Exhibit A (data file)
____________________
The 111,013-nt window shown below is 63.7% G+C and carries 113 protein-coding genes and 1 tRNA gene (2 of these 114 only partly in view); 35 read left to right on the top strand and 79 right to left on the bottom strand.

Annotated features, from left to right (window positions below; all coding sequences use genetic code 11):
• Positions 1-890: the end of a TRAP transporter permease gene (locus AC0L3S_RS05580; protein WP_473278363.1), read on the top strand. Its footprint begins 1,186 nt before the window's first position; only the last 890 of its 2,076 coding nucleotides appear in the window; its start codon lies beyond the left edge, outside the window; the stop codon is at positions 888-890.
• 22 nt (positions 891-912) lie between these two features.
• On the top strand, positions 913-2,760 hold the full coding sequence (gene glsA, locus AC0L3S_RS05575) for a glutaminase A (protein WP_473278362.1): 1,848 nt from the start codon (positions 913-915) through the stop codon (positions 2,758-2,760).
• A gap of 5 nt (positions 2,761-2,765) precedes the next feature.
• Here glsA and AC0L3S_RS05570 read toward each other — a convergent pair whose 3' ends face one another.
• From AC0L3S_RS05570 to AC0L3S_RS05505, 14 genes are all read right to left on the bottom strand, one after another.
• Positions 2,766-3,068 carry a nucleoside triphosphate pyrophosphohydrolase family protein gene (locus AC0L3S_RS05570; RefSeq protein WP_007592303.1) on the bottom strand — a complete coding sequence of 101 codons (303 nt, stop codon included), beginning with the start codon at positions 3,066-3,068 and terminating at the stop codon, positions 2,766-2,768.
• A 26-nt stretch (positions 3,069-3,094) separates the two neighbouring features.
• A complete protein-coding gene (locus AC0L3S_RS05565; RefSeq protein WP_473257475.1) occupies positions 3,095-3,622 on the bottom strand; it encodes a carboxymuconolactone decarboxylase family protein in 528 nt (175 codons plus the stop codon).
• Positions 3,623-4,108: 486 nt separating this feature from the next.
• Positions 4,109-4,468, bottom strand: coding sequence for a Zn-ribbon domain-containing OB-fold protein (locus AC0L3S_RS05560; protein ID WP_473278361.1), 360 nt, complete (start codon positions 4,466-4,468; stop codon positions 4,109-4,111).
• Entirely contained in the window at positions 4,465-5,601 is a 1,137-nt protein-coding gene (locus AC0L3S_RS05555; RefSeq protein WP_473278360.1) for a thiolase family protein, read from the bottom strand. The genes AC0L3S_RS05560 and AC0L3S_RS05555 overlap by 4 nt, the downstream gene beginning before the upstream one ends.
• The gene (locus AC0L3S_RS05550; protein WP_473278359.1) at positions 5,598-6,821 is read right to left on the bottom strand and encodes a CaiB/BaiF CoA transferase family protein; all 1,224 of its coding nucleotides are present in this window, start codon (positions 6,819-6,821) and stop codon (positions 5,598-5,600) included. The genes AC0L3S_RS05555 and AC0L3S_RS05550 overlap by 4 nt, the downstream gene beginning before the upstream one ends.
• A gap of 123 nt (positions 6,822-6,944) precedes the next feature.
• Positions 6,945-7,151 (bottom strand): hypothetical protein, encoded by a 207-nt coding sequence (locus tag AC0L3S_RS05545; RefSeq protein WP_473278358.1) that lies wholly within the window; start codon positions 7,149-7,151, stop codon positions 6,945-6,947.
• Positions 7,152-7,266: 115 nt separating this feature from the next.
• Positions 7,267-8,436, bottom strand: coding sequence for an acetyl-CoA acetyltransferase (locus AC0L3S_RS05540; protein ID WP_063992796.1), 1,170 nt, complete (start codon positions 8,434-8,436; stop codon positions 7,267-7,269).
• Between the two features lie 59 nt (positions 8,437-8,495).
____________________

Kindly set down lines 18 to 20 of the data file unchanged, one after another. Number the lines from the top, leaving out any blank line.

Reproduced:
• Positions 7,152-7,266: 115 nt separating this feature from the next.
• Positions 7,267-8,436, bottom strand: coding sequence for an acetyl-CoA acetyltransferase (locus AC0L3S_RS05540; protein ID WP_063992796.1), 1,170 nt, complete (start codon positions 8,434-8,436; stop codon positions 7,267-7,269).
• Between the two features lie 59 nt (positions 8,437-8,495).